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Error Responses

Standard Error Responses

If a Tag Manager API request is successful, the API returns a 200 HTTP status code along with the requested data in the body of the response.

If an error occurs with a request, the API returns an HTTP status code and reason in the response based on the type of error. Additionally, the body of the response contains a detailed description of what caused the error. Here's an example of an error response:

400 invalidParameter

{
 "error": {
  "errors": [
   {
    "domain": "usageLimits",
    "reason": "accessNotConfigured",
    "message": "Access Not Configured. Please use Google Developers Console to activate the API for your project.",
   }
  ],
  "code": 403,
  "message": "Access Not Configured. Please use Google Developers Console to activate the API for your project."
 }
}

Note: The description could change at any time so applications should not depend on the actual description text.

Implementing Exponential Backoff

Exponential backoff is the process of a client periodically retrying a failed request over an increasing amount of time. It is a standard error handling strategy for network applications. The Tag Manager API is designed with the expectation that clients which choose to retry failed requests do so using exponential backoff. Besides being "required", using exponential backoff increases the efficiency of bandwidth usage, reduces the number of requests required to get a successful response, and maximizes the throughput of requests in concurrent environments.

The flow for implementing simple exponential backoff is as follows.

  1. Make a request to the API.
  2. Receive an error response that has an error code that can be retried.
  3. Wait 1 second + random_number_milliseconds
  4. Retry request.
  5. Receive an error response that has an error code that can be retried.
  6. Wait 2 seconds + random_number_milliseconds
  7. Retry request.
  8. Receive an error response that has an error code that can be retried.
  9. Wait 4 seconds + random_number_milliseconds
  10. Retry request.
  11. Receive an error response that has an error code that can be retried.
  12. Wait 8 seconds + random_number_milliseconds
  13. Retry request.
  14. Receive an error response that has an error code that can be retried.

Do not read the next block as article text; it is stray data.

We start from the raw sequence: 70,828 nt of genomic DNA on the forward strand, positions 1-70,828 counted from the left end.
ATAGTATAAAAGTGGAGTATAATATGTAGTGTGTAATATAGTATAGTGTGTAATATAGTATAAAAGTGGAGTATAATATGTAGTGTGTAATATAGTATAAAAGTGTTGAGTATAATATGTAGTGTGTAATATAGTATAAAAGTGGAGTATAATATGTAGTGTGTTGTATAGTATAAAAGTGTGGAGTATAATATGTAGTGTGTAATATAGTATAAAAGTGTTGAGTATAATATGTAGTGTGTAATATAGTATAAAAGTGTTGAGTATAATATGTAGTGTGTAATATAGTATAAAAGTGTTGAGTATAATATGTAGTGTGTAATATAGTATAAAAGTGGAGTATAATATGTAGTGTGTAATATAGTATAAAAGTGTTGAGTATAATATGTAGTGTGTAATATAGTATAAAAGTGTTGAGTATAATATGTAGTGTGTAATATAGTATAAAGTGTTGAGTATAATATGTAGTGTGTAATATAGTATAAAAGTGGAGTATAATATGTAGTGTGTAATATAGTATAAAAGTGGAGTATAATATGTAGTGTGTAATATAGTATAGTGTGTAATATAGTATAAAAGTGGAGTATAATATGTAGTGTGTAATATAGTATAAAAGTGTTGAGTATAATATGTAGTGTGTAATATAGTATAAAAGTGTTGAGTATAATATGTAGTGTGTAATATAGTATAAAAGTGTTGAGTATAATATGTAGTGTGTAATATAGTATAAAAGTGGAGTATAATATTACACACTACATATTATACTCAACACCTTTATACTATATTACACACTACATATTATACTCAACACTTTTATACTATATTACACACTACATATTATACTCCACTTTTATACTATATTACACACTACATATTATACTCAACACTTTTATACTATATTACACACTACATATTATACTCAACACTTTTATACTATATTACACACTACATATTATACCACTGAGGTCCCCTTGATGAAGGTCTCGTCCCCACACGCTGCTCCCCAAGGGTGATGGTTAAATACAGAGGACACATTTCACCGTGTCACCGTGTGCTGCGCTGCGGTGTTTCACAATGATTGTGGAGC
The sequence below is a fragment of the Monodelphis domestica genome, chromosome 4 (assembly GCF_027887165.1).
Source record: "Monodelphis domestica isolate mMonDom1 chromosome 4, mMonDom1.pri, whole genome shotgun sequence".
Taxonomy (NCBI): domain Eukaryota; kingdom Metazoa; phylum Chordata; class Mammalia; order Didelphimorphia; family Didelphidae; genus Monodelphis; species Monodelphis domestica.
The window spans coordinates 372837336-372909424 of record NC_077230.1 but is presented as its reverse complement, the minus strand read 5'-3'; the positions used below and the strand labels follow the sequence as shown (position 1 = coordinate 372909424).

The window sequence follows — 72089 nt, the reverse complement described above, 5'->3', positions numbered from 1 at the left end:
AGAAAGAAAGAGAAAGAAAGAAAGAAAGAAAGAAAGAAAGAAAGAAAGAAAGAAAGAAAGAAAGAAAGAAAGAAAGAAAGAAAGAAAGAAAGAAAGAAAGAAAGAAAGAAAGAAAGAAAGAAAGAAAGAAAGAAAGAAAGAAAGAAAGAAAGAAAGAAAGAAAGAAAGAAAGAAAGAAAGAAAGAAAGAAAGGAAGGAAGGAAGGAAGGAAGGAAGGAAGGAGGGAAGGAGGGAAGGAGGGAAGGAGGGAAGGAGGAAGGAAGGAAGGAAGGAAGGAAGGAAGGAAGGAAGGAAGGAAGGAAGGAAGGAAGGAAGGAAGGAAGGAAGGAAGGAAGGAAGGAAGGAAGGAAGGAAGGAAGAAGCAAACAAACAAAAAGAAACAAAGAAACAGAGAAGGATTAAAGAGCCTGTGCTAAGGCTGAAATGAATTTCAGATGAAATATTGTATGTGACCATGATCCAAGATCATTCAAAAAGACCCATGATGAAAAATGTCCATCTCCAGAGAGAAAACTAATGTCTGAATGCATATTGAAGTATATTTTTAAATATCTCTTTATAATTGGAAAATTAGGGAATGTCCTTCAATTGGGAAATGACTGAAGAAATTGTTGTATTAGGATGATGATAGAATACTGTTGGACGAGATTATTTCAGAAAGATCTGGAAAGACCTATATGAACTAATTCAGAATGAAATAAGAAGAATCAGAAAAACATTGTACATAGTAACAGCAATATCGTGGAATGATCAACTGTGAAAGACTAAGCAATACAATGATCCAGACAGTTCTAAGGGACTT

15. Wait 16 seconds + random_number_milliseconds
  16. Retry request.
  17. If you still get an error, stop and log the error.

In the above flow, random_number_milliseconds is a random number of milliseconds less than or equal to 1,000. This is necessary to avoid certain lock errors in some concurrent implementations. random_number_milliseconds must be redefined after each wait.

Note: The wait is always (2 ^ n) + random_number_milliseconds, where n is a monotonically increasing integer initially defined as 0. The variable n is incremented by 1 for each iteration (each request).

The algorithm is set to terminate when n is 5. This ceiling is in place only to stop clients from retrying infinitely, and results in a total delay of around 32 seconds before a request is deemed "an unrecoverable error."

The following Python code is an implementation of the above flow for recovering from errors that occur in a method called makeRequest.

import random
import time
from apiclient.errors import HttpError

def makeRequestWithExponentialBackoff(tagmanager):
  """Wrapper to request Google Tag Manager data with exponential backoff.

  The makeRequest method accepts the tagmanager service object, makes API
  requests and returns the response. If any error occurs, the makeRequest
  method is retried using exponential backoff.

  Args:
    tagmanager: The tagmanager service object

  Returns:
    The API response from the makeRequest method.
  """
  for n in range(0, 5):
    try:
      return makeRequest(tagmanager)

    except HttpError, error:
      if error.resp.reason in ['userRateLimitExceeded', 'quotaExceeded']:
        time.sleep((2 ** n) + random.random())

  print "There has been an error, the request never succeeded."